Father Knowles' reinstatement comes after the church apologised to Jennifer Herrick, paid her $100,000 in compensation and acknowledged ''the harm that can be caused to vulnerable people in such a case''.

Ms Herrick's story highlights a rarely exposed facet of church abuse: vulnerable adult parishioners targeted by their priest for a sexual relationship. Psychologists say such relationships may be compared to a doctor who has sex with a vulnerable patient, and Australian Catholic University professor of theology Neil Ormerod believes there may be hundreds of similar cases yet to emerge.

Ms Herrick was a shy 19-year-old from NSW, who suffered from bilateral congenital hip dysplasia - which caused her to walk with an highly abnormal gait - when her family's priest, Tom Knowles, cultivated a relationship with her. Ms Herrick's later psychological reports say she was being groomed.

When Ms Herrick turned 22, Father Knowles, who was then 30, unexpectedly initiated intercourse with her, an act she describes as unpleasant and painful but one she felt powerless to stop due to his position. It was the first time Ms Herrick had ever had sex.

For the next 14 years, Father Knowles - who as a Catholic priest is meant to be celibate - maintained a secret sexual relationship with Ms Herrick.

''I now understand that my very severe vulnerability allowed him to exploit me by abusing his priestly powerful position for nearly two decades for his sexual needs,'' she said.

In 2011, after she lodged a formal complaint, a confidential church investigation found his conduct to be highly inappropriate. Ms Herrick allowed Father Knowles to have sex with her during the 14-year period and told no one about it. She says the sex was often hurried, aggressive and sometimes painful. She withdrew from friends and family and grew increasingly anxious, ultimately having a breakdown and losing her career as a high school teacher.

''You feel you can't say anything to anybody because he was a priest. When a young, disabled woman is caught up with a priest, you are trapped,'' she said. ''I was denied an opportunity to develop normally as a young adult. I could never test out other relationships or have a family. It was a personal and pastoral betrayal.''

In a report, Ms Herrick's psychologist, Ana Grant, said the priest's conduct had caused Ms Herrick serious post-traumatic stress disorder and fell ''within the criteria for clergy perpetrated sexual abuse''. On September 27, 2011, Father Knowles' boss, Father Graeme Duro, wrote to Ms Herrick acknowledging she had ''endured a great deal of emotional and psychological pain and suffering and that Fr Knowles' inappropriate conduct was to your detriment''.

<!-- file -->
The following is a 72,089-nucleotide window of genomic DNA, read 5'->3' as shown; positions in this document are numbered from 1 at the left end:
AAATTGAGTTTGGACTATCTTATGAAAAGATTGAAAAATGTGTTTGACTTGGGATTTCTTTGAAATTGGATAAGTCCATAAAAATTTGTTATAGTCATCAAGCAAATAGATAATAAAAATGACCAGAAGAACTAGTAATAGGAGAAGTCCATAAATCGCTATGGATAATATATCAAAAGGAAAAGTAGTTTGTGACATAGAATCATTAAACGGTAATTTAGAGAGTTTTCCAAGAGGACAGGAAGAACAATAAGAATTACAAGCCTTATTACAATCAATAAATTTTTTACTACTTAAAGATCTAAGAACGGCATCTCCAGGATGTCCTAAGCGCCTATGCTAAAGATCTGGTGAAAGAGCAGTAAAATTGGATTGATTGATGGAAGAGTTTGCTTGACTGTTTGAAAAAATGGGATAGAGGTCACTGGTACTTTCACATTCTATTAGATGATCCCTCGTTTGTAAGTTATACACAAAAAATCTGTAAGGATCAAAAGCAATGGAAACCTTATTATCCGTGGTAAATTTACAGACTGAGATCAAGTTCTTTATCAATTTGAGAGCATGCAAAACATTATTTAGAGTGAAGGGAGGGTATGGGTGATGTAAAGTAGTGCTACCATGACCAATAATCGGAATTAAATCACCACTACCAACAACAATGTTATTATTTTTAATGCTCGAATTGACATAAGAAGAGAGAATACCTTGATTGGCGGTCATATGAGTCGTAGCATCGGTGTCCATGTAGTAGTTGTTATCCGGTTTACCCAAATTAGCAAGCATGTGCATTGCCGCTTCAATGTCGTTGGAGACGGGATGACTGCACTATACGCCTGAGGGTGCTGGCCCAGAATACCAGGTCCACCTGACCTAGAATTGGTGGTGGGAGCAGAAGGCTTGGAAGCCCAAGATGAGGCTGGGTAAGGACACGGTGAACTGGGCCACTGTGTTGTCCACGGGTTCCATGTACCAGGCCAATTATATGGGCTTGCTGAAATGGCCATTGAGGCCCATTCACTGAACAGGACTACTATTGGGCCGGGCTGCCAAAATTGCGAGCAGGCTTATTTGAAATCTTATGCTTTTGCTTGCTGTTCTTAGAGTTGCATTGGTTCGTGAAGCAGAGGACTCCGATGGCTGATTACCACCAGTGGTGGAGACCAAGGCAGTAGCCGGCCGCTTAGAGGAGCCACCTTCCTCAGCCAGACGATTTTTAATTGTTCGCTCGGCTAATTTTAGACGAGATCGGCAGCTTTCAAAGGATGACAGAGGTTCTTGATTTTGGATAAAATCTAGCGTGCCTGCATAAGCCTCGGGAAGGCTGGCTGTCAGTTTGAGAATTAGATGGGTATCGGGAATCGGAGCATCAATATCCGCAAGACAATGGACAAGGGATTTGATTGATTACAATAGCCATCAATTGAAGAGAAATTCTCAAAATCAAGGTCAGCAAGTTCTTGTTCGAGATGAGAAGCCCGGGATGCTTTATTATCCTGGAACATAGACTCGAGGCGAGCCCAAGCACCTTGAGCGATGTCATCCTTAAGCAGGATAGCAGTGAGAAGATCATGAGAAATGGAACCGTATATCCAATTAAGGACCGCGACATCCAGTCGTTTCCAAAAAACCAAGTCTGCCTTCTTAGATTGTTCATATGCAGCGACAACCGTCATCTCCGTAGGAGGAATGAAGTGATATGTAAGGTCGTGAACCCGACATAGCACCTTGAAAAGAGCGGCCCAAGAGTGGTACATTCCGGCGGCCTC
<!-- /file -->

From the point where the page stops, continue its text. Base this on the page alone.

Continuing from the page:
But in December 2012, a senior NSW church official, Michael Salmon, advised Ms Herrick's lawyer in writing that Father Knowles had ''committed to a prolonged, regular and very intensive and personally confronting program of therapy'' and he would ''return to full community life, and to public ministry''.

Ms Herrick described the decision as ''extremely distressing''.

Fairfax Media photographed Father Knowles preaching to parishioners last week at St Francis', which hosts 10,000 parishioners a week. In his career, Father Knowles has been appointed as the head of an order and held other senior roles in NSW and Victoria.

Ms Herrick's lawyer is Peter Karp, who has acted for many clergy sexual abuse victims. ''Vulnerable people in Jennifer's position give their trust to a priest on the understanding that this trust will be returned,'' he said. ''In this instance, the victim is so aggrieved, you would think that justice would demand that he be stood down permanently.''

Father Duro said in a statement this week that: ''We express our deep regret at the hurt suffered by the complainant and the harm Fr Knowles' behaviour has caused his fellow religious and the church; we believe everything … to alleviate the complainant's suffering and to address Fr Knowles' responsibility for his actions has been done and it is appropriate for him to return to public ministry.''

Ms Herrick's case falls outside of the royal commission on child sex abuse because she was 22 when the sexual relationship began.

"The adult victims [of clergy abuse] are voiceless victims," Mr Karp said.

Professor Ormerod, who has supported Ms Herrick, said that in reinstating Father Knowles, the church sent a "signal to the victim that her situation wasn't serious" when in fact the abuse of trust by the priest had been extensive.

He said he suspected the number of adults abused or in inappropriate relationships with their priests might be greater than the child abuse scandal.

Victims' advocate Chris McIsaac, of Broken Rights, said: ''A psychiatrist who targeted a patient sexually could face deregistration, so why not a clergyman?''

Priest In Pulpit After Big Payout

NSW’s blackest evil day...


THE 29TH OF MAY 2013 should go down in history as one of NSW’s blackest days.

On that day the Coalition controlled NSW Parliament passed the Victims Rights and Support Bill, with the support of the Christian Democrats and Barry’s new mates, the Shooters and Fishers Party. The changes to compensation have been described by the Coalition as fair, appropriate and considered. While members from Labor and the Greens have described them as heinous, disgraceful, immoral, shameful and ‒ the description I’d agree with ‒ downright evil.

Many have been reduced to tears at the impact this Bill will have. A complaint has even been filed with the United Nations, it is so hideously immoral.